The implementation of an algorithm presented in the CVPR18 paper: "Detect-and-Track: Efficient Pose Estimation in Videos"
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Detect And Track: Efficient Pose Estimation in Videos

Eg1 Eg2

Ranked first in the keypoint tracking task of the ICCV 2017 PoseTrack challenge! (entry: ProTracker)

[project page] [paper]

If this code helps with your work, please cite:

R. Girdhar, G. Gkioxari, L. Torresani, M. Paluri and D. Tran. Detect-and-Track: Efficient Pose Estimation in Videos. IEEE/CVF Conference on Computer Vision and Pattern Recognition (CVPR), 2018.

    title = {{Detect-and-Track: Efficient Pose Estimation in Videos}},
    author = {Girdhar, Rohit and Gkioxari, Georgia and Torresani, Lorenzo and Paluri, Manohar and Tran, Du},
    booktitle = {CVPR},
    year = 2018


This code was developed and tested on NVIDIA P100 (16GB), M40 (12GB) and 1080Ti (11GB) GPUs. Training requires at least 4 GPUs for most configurations, and some were trained with 8 GPUs. It might be possible to train on a single GPU by scaling down the learning rate and scaling up the iteration schedule, but we have not tested all possible setups. Testing can be done on a single GPU. Unfortunately it is currently not possible to run this on a CPU as some ops do not have CPU implementations.


If you have used Detectron, you should have most of the prerequisites installed, except some required for PoseTrack evaluation. In any case, the following instructions should get you started. I would strongly recommend using anaconda, as it makes it really easy to install most libraries required to compile caffe2 and other ops. First start by cloning this code:

$ git clone
$ cd DetectAndTrack

Pre-requisites and software setup

The code was tested with the following setup:

  1. CentOS 6.5
  2. Anaconda (python 2.7)
  3. OpenCV 3.4.1
  4. GCC 4.9
  5. CUDA 9.0
  6. cuDNN 7.1.2
  7. numpy 1.14.2 (needs >=1.12.1, for the poseval evaluation scripts)

The all_pkg_versions.txt file contains the exact versions of packages that should work with this code. To avoid conflicting packages, I would suggest creating a new environment in conda, and installing all the requirements in there. It can be done by:

$ export ENV_NAME="detect_and_track"  # or any other name you prefer
$ conda create --name $ENV_NAME --file all_pkg_versions.txt python=2.7 anaconda
$ source activate $ENV_NAME

If you are using an old OS (like CentOS 6.5), you might want to install versions of packages compatible with the GLIBC library on your system. On my system with GLIBC 2.12, using libraries from the conda-forge channel seemed to work fine. To use it, simply change the conda create command by adding a -c conda-forge.

Install Caffe2

Follow the instructions from the caffe2 installation instructions. I describe what worked for me on CentOS 6.5 next. The code was tested with b4e158 commit release of C2.

$ cd ..
$ git clone --recursive && cd caffe2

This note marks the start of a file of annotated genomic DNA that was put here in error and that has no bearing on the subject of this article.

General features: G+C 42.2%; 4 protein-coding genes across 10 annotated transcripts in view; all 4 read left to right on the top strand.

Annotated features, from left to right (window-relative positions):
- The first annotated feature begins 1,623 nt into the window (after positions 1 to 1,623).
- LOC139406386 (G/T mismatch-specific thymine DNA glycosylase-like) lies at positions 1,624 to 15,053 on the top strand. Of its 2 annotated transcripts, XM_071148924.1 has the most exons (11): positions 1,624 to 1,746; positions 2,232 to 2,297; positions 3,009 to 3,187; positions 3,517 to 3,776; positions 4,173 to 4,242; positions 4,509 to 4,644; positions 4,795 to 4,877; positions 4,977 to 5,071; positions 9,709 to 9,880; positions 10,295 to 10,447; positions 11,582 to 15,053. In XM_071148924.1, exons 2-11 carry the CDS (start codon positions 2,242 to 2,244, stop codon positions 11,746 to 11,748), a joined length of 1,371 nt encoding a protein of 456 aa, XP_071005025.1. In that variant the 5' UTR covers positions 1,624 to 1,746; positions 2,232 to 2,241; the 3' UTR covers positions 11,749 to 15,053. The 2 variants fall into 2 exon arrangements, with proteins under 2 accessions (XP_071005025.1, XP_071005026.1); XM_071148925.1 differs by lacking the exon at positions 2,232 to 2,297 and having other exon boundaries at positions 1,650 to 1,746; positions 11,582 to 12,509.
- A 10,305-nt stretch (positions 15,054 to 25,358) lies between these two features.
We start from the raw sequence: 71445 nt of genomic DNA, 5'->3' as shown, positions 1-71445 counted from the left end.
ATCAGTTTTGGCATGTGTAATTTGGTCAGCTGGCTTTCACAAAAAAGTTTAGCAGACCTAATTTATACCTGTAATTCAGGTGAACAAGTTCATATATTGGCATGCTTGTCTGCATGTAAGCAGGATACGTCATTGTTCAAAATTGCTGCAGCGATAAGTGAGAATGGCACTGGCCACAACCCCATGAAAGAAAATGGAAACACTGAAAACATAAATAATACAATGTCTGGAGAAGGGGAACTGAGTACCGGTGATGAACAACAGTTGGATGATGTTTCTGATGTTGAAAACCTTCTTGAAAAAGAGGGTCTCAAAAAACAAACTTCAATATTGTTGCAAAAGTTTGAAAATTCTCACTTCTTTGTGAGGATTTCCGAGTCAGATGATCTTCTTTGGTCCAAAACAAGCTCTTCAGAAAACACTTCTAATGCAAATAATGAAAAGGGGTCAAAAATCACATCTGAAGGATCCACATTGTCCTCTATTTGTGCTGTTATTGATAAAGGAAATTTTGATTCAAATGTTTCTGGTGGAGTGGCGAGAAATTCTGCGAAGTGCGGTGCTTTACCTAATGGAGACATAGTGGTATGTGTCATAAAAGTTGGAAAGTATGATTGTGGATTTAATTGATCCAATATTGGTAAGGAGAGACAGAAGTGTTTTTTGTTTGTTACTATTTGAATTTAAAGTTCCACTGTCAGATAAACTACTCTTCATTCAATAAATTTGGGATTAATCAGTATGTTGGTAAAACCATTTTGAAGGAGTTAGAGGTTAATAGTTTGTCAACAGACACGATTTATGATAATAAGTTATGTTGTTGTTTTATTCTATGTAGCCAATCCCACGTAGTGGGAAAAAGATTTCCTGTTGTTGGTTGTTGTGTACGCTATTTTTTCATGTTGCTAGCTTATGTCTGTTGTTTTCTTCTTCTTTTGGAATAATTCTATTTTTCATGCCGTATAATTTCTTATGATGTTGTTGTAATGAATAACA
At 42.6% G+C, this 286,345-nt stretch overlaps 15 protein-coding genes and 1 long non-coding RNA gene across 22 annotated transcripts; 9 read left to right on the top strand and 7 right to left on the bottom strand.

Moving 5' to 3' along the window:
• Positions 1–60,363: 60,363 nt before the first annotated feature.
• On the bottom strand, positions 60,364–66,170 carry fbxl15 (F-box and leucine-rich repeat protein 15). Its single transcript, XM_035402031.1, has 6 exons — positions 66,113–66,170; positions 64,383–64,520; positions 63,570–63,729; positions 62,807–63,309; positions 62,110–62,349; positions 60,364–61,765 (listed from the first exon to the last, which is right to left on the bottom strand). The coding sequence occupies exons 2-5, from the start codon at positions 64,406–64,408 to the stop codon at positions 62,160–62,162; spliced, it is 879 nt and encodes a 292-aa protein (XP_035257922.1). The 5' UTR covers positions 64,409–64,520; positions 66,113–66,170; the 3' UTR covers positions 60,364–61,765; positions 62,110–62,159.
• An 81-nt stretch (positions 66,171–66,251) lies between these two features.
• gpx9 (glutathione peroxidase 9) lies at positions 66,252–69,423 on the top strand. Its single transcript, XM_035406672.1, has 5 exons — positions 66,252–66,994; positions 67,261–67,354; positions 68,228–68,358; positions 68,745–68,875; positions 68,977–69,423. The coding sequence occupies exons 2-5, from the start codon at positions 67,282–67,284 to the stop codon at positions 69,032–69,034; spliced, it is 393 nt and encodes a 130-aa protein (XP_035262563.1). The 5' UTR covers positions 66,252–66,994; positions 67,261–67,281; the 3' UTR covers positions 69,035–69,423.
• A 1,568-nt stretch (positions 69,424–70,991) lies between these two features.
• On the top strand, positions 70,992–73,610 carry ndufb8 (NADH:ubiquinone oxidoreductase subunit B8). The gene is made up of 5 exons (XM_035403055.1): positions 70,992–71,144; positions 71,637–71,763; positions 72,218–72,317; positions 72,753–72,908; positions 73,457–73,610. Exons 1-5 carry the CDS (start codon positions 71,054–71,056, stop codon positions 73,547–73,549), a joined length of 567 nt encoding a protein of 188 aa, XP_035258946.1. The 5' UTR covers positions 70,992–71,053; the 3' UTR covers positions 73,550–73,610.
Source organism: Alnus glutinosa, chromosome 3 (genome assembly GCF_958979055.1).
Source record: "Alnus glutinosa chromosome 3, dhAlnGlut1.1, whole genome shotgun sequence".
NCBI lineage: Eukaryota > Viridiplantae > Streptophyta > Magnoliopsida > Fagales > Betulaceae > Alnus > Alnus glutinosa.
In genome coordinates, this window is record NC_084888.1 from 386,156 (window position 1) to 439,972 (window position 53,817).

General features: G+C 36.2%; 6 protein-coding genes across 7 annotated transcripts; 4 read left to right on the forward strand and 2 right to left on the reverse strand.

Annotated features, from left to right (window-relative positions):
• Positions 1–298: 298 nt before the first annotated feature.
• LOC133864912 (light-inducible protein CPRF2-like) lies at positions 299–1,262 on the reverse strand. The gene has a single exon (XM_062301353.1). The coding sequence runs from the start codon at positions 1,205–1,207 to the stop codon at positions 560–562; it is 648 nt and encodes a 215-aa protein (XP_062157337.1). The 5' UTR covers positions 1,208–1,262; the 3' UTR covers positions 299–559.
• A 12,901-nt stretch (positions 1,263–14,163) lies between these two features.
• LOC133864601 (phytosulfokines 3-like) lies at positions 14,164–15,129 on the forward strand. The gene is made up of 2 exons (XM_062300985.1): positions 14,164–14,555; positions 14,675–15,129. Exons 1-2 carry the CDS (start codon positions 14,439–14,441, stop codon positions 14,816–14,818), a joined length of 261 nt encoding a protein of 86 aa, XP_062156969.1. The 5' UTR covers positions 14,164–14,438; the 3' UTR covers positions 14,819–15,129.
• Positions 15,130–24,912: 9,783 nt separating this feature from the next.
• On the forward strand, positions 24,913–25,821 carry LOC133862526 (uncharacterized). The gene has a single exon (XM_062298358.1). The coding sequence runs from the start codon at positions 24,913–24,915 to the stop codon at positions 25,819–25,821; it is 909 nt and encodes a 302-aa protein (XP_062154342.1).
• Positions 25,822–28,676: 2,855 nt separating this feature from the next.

$ git submodule update --init
$ mkdir build && cd build
$ export CONDA_PATH=/path/to/anaconda2  # Set this path as per your anaconda installation
$ cmake \
	-Dpybind11_INCLUDE_DIR=$CONDA_ENV_PATH/include \
$ make -j32
$ make install -j32  # This installs into the environment

This should install caffe2 on your anaconda. Please refer to the official caffe2 installation instructions for more information and help.

Compile some custom ops

We need one additional op for running the 3D models, and is provided as lib/ops/affine_channel_nd_op.*. It can be installed following instructions from here, or:

$ cd ../DetectAndTrack/lib
$ make && make ops
$ cd ..
$ python tests/  # test that compilation worked

In case this does not work, an alternative is to copy over the lib/ops/affine_channel_nd_op.* files into the caffe2 detectron module folder (caffe2/modules/detectron/), and recompiling caffe2. This would also make this additional op available to caffe2.

Install the COCO API

Since the datasets are represented using COCO conventions in Detectron code base, we need the COCO API to be able to read the train/test files. It can be installed by:

$ # COCOAPI=/path/to/clone/cocoapi
$ git clone $COCOAPI
$ cd $COCOAPI/PythonAPI
$ # Install into global site-packages
$ make install
$ # Alternatively, if you do not have permissions or prefer
$ # not to install the COCO API into global site-packages
$ python2 install --user

Dataset and Evaluation

We use a slightly modified version of the PoseTrack dataset where we rename the frames to follow %08d format, with first frame indexed as 1 (i.e. 00000001.jpg). Download and extract the data from PoseTrack download page into lib/datasets/data/PoseTrack (or create a symlink to this location). Then, rename the frames for each video to be named as described above, or use tools/, which converts the data and generates labels in the JSON format compatible with Detectron. We already provide the corresponding training/validation/testing JSON files in lib/datasets/lists/PoseTrack/v1.0, which have already been converted to the COCO format. The paths to the data are hardcoded in lib/datasets/ file.